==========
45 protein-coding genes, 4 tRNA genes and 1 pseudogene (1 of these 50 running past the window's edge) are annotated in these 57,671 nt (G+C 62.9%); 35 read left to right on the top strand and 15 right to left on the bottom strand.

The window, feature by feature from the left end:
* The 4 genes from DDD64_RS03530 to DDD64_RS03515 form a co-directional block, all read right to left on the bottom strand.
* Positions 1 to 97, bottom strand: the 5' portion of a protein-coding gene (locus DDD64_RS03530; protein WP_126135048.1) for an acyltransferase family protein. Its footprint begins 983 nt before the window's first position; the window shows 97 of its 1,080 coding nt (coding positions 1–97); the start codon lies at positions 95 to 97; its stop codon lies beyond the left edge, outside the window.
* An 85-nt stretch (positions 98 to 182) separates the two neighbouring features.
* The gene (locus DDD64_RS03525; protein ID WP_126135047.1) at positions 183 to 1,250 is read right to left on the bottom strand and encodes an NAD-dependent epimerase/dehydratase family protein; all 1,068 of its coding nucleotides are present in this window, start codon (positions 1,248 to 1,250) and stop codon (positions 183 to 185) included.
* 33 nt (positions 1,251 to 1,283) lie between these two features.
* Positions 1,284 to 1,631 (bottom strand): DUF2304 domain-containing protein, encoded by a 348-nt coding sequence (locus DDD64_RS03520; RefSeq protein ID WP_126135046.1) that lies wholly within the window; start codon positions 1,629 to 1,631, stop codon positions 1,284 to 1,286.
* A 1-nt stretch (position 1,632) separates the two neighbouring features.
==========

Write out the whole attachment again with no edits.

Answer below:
45 protein-coding genes, 4 tRNA genes and 1 pseudogene (1 of these 50 running past the window's edge) are annotated in these 57,671 nt (G+C 62.9%); 35 read left to right on the top strand and 15 right to left on the bottom strand.

The window, feature by feature from the left end:
* The 4 genes from DDD64_RS03530 to DDD64_RS03515 form a co-directional block, all read right to left on the bottom strand.
* Positions 1 to 97, bottom strand: the 5' portion of a protein-coding gene (locus DDD64_RS03530; protein WP_126135048.1) for an acyltransferase family protein. Its footprint begins 983 nt before the window's first position; the window shows 97 of its 1,080 coding nt (coding positions 1–97); the start codon lies at positions 95 to 97; its stop codon lies beyond the left edge, outside the window.
* An 85-nt stretch (positions 98 to 182) separates the two neighbouring features.
* The gene (locus DDD64_RS03525; protein ID WP_126135047.1) at positions 183 to 1,250 is read right to left on the bottom strand and encodes an NAD-dependent epimerase/dehydratase family protein; all 1,068 of its coding nucleotides are present in this window, start codon (positions 1,248 to 1,250) and stop codon (positions 183 to 185) included.
* 33 nt (positions 1,251 to 1,283) lie between these two features.
* Positions 1,284 to 1,631 (bottom strand): DUF2304 domain-containing protein, encoded by a 348-nt coding sequence (locus DDD64_RS03520; RefSeq protein ID WP_126135046.1) that lies wholly within the window; start codon positions 1,629 to 1,631, stop codon positions 1,284 to 1,286.
* A 1-nt stretch (position 1,632) separates the two neighbouring features.